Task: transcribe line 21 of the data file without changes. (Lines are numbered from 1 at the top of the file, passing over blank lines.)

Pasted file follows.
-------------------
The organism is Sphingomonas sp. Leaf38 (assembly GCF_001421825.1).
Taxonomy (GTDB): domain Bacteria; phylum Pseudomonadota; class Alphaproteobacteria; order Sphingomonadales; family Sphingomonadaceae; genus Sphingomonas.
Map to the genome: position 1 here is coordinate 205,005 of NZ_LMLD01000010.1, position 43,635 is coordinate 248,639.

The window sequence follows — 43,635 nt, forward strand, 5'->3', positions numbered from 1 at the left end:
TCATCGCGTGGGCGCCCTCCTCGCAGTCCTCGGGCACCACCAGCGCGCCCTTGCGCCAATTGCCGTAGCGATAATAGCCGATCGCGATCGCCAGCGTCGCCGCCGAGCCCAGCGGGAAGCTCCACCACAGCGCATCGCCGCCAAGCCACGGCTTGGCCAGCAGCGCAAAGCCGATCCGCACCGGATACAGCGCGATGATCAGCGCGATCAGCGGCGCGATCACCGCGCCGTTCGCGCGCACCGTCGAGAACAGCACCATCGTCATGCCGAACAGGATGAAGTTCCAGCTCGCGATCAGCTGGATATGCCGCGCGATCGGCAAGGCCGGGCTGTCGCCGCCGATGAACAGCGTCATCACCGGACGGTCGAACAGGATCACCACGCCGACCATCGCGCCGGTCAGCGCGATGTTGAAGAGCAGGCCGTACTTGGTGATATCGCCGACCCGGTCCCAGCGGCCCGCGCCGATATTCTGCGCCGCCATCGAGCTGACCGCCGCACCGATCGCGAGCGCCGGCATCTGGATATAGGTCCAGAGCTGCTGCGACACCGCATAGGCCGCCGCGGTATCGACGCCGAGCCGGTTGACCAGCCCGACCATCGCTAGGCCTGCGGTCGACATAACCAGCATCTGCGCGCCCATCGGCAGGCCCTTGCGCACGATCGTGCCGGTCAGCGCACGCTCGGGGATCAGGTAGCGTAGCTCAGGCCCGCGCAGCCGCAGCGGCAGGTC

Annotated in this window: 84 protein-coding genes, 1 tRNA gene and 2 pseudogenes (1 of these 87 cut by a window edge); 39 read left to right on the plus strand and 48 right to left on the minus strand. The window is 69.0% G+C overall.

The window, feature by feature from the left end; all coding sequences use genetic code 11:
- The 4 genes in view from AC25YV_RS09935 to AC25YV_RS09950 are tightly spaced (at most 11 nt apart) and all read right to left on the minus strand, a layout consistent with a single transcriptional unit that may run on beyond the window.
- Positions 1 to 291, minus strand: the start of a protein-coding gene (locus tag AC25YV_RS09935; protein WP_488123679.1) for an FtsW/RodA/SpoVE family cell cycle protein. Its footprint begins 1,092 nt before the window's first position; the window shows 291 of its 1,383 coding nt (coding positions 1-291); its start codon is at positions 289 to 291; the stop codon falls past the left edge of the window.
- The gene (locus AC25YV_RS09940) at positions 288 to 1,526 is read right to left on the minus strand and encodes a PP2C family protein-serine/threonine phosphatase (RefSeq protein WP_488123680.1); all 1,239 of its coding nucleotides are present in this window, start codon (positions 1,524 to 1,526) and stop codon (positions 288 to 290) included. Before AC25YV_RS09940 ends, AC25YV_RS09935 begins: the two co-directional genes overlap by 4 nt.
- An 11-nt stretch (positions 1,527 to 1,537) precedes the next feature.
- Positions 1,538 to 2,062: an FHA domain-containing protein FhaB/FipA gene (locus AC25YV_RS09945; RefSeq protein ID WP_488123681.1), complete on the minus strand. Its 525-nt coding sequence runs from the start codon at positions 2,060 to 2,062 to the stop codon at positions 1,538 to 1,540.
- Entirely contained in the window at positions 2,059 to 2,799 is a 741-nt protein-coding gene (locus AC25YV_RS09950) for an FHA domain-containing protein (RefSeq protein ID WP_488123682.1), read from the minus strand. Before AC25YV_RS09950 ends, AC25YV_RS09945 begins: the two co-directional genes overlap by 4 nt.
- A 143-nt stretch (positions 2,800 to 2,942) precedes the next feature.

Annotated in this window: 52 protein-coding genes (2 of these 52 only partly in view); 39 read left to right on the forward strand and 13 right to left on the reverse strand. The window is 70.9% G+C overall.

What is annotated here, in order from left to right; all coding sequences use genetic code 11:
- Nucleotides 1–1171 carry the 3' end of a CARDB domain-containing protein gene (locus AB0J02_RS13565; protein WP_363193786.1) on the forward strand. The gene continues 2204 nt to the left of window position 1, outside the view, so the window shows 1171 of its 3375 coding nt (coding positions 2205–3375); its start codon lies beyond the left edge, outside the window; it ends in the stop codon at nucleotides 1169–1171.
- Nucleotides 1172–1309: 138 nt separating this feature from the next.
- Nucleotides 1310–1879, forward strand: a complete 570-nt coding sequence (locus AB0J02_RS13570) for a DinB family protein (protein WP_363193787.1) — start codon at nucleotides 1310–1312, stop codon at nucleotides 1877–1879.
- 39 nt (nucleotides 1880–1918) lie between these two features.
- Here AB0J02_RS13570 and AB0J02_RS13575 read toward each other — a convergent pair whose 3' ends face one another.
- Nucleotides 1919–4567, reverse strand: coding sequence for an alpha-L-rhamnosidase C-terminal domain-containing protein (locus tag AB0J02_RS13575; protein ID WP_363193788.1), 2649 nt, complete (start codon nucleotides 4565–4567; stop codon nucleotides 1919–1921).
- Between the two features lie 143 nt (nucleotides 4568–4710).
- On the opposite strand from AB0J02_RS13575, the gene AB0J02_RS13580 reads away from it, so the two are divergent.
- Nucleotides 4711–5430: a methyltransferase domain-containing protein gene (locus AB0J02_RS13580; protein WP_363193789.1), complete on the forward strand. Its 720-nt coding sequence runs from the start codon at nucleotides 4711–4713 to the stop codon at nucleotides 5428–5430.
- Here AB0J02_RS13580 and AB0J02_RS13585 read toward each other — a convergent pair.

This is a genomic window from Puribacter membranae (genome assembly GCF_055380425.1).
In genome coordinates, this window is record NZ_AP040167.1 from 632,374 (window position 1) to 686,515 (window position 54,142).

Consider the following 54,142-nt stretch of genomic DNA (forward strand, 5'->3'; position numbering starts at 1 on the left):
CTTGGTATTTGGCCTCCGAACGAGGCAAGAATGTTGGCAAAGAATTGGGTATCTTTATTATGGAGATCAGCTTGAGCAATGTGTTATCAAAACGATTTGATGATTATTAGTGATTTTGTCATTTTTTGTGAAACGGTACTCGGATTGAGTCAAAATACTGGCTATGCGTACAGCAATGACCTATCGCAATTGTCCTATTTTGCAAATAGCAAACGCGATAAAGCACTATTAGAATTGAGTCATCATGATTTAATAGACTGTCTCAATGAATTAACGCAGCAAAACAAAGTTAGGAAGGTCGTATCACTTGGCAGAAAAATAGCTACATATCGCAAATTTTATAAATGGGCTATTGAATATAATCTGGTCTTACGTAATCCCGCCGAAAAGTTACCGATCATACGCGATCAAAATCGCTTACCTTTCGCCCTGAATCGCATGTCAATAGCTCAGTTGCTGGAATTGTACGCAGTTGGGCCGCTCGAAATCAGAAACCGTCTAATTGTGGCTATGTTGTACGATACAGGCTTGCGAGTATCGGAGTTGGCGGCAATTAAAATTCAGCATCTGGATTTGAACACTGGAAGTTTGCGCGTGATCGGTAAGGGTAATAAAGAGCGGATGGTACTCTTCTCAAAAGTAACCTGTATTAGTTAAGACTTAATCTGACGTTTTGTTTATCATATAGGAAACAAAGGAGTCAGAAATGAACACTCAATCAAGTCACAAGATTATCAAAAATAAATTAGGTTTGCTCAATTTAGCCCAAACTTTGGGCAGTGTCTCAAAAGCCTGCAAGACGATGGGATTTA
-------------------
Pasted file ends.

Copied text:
- Here AB0J02_RS13570 and AB0J02_RS13575 read toward each other — a convergent pair whose 3' ends face one another.